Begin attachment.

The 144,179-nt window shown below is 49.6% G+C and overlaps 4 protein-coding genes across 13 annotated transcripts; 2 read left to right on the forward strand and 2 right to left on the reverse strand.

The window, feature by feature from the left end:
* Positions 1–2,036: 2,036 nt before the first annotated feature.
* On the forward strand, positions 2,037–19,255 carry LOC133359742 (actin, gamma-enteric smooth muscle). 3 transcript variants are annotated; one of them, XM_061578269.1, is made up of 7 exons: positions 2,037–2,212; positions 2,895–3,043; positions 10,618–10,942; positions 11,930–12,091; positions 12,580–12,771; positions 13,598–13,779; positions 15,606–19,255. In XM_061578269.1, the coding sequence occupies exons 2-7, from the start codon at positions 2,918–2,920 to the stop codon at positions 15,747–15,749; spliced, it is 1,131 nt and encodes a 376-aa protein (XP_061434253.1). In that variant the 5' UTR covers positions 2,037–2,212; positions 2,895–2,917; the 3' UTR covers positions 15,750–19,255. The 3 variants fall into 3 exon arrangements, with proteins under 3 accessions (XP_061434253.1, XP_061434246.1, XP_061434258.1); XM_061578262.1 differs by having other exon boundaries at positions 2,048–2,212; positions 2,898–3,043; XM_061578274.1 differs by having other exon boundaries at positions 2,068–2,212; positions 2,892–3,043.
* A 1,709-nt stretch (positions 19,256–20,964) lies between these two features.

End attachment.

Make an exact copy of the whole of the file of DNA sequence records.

The 144,179-nt window shown below is 49.6% G+C and overlaps 4 protein-coding genes across 13 annotated transcripts; 2 read left to right on the forward strand and 2 right to left on the reverse strand.

The window, feature by feature from the left end:
* Positions 1–2,036: 2,036 nt before the first annotated feature.
* On the forward strand, positions 2,037–19,255 carry LOC133359742 (actin, gamma-enteric smooth muscle). 3 transcript variants are annotated; one of them, XM_061578269.1, is made up of 7 exons: positions 2,037–2,212; positions 2,895–3,043; positions 10,618–10,942; positions 11,930–12,091; positions 12,580–12,771; positions 13,598–13,779; positions 15,606–19,255. In XM_061578269.1, the coding sequence occupies exons 2-7, from the start codon at positions 2,918–2,920 to the stop codon at positions 15,747–15,749; spliced, it is 1,131 nt and encodes a 376-aa protein (XP_061434253.1). In that variant the 5' UTR covers positions 2,037–2,212; positions 2,895–2,917; the 3' UTR covers positions 15,750–19,255. The 3 variants fall into 3 exon arrangements, with proteins under 3 accessions (XP_061434253.1, XP_061434246.1, XP_061434258.1); XM_061578262.1 differs by having other exon boundaries at positions 2,048–2,212; positions 2,898–3,043; XM_061578274.1 differs by having other exon boundaries at positions 2,068–2,212; positions 2,892–3,043.
* A 1,709-nt stretch (positions 19,256–20,964) lies between these two features.